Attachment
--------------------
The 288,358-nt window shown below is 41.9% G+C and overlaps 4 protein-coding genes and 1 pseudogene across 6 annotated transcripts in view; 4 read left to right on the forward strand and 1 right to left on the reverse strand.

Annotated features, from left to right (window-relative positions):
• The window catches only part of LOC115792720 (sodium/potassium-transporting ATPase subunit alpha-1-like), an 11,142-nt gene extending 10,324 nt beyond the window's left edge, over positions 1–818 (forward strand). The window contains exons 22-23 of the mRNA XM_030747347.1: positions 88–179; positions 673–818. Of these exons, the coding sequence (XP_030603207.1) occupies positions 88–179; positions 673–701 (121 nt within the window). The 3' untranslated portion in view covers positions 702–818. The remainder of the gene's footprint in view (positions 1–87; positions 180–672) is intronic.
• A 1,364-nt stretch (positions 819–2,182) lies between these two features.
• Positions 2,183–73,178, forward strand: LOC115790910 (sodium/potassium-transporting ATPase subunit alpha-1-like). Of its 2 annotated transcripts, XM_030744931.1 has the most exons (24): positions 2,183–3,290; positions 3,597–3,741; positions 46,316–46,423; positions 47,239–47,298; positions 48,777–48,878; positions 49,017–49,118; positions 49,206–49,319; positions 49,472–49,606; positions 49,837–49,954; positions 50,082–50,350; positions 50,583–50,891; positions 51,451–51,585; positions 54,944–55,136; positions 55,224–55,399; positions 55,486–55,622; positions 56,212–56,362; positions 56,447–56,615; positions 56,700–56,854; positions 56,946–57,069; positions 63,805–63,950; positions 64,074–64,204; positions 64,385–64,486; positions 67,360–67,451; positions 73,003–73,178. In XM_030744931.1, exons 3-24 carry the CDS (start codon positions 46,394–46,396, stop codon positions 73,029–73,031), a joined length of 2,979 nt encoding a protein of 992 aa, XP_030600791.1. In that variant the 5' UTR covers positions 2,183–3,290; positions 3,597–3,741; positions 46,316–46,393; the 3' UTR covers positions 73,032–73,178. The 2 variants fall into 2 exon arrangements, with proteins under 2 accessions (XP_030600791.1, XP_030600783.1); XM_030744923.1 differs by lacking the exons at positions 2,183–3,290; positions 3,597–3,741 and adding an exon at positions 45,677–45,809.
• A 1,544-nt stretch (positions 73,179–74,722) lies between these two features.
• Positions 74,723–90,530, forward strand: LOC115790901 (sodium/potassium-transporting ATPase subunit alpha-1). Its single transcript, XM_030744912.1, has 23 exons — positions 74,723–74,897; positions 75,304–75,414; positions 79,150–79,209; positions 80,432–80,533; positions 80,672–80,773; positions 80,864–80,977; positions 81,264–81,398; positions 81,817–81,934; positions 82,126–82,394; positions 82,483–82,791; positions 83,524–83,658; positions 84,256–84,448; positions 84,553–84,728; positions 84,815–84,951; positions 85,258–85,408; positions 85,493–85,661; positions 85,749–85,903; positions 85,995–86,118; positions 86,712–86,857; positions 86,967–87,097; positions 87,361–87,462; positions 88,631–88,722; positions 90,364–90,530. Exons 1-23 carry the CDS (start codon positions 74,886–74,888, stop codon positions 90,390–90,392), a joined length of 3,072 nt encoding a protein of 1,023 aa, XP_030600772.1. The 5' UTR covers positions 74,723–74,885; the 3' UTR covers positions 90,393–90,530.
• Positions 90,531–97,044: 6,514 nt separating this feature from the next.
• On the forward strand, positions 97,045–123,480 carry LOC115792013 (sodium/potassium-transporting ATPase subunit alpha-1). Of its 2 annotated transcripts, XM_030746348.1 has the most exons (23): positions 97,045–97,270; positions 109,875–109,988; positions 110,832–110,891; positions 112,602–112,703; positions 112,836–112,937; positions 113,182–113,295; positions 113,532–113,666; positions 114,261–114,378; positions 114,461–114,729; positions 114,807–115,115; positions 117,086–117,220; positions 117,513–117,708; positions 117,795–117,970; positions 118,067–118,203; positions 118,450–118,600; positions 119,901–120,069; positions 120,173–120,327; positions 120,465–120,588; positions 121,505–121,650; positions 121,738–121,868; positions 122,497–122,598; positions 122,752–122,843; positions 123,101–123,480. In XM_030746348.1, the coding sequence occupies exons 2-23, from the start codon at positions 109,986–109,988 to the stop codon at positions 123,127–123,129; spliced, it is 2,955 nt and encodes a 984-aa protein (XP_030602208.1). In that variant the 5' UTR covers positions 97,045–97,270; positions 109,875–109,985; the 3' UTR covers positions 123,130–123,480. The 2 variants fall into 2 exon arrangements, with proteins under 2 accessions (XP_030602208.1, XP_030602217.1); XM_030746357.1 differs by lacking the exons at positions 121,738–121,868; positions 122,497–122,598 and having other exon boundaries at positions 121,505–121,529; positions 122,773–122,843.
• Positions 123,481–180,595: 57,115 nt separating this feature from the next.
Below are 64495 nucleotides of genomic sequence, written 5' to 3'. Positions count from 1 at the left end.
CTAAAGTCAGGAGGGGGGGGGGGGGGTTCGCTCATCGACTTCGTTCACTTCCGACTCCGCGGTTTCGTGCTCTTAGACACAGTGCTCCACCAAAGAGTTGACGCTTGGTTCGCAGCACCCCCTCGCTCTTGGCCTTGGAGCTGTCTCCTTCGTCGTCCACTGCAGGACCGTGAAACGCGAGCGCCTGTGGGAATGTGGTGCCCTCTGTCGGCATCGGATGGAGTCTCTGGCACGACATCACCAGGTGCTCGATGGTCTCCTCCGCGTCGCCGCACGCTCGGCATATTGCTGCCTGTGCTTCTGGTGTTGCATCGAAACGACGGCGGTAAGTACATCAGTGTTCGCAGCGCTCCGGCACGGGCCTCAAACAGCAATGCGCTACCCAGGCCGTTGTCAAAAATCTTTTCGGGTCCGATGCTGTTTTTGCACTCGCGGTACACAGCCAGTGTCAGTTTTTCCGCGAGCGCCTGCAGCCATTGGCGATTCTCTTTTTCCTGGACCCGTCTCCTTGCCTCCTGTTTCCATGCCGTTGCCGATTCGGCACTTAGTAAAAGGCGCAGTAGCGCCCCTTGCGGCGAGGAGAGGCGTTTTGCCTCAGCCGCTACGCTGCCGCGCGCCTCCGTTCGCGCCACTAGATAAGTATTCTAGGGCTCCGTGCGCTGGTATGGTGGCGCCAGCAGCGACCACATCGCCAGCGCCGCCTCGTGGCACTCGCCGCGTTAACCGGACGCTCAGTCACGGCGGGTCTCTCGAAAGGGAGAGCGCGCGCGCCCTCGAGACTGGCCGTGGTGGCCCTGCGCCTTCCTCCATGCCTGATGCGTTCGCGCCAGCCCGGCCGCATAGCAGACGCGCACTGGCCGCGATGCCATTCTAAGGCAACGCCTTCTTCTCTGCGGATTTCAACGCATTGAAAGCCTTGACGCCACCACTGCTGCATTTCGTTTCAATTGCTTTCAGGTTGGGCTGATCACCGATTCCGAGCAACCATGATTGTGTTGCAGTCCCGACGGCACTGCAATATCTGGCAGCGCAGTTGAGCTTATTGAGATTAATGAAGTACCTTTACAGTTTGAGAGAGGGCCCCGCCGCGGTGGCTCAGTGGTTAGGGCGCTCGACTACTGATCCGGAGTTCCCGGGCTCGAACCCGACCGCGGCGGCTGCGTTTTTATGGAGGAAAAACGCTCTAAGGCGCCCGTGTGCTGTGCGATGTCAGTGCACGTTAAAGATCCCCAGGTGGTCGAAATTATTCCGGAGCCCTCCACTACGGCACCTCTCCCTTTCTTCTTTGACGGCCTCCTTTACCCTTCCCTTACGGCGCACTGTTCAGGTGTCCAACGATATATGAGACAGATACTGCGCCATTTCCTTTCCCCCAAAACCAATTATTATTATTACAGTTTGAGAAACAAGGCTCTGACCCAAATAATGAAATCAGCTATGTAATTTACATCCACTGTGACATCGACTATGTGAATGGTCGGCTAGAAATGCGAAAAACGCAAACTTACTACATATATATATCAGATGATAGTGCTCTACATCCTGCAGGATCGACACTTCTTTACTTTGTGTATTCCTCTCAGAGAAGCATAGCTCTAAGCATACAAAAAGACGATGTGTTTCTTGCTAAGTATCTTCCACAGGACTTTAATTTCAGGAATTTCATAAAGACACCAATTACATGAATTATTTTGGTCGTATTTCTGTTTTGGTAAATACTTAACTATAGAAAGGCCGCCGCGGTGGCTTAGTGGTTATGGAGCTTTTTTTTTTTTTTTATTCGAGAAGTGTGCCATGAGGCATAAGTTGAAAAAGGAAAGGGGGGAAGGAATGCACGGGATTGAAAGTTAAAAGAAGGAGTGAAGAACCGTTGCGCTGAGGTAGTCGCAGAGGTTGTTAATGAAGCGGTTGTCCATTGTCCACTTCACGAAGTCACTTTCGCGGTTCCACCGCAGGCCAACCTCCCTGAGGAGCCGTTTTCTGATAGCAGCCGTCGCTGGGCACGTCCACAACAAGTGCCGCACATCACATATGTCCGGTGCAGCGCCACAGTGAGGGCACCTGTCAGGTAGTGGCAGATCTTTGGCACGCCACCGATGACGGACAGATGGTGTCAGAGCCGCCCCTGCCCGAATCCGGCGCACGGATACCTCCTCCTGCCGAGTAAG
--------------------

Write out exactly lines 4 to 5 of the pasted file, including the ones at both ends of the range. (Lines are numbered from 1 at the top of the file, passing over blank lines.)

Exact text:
• A 1,364-nt stretch (positions 819–2,182) lies between these two features.
• Positions 2,183–73,178, forward strand: LOC115790910 (sodium/potassium-transporting ATPase subunit alpha-1-like). Of its 2 annotated transcripts, XM_030744931.1 has the most exons (24): positions 2,183–3,290; positions 3,597–3,741; positions 46,316–46,423; positions 47,239–47,298; positions 48,777–48,878; positions 49,017–49,118; positions 49,206–49,319; positions 49,472–49,606; positions 49,837–49,954; positions 50,082–50,350; positions 50,583–50,891; positions 51,451–51,585; positions 54,944–55,136; positions 55,224–55,399; positions 55,486–55,622; positions 56,212–56,362; positions 56,447–56,615; positions 56,700–56,854; positions 56,946–57,069; positions 63,805–63,950; positions 64,074–64,204; positions 64,385–64,486; positions 67,360–67,451; positions 73,003–73,178. In XM_030744931.1, exons 3-24 carry the CDS (start codon positions 46,394–46,396, stop codon positions 73,029–73,031), a joined length of 2,979 nt encoding a protein of 992 aa, XP_030600791.1. In that variant the 5' UTR covers positions 2,183–3,290; positions 3,597–3,741; positions 46,316–46,393; the 3' UTR covers positions 73,032–73,178. The 2 variants fall into 2 exon arrangements, with proteins under 2 accessions (XP_030600791.1, XP_030600783.1); XM_030744923.1 differs by lacking the exons at positions 2,183–3,290; positions 3,597–3,741 and adding an exon at positions 45,677–45,809.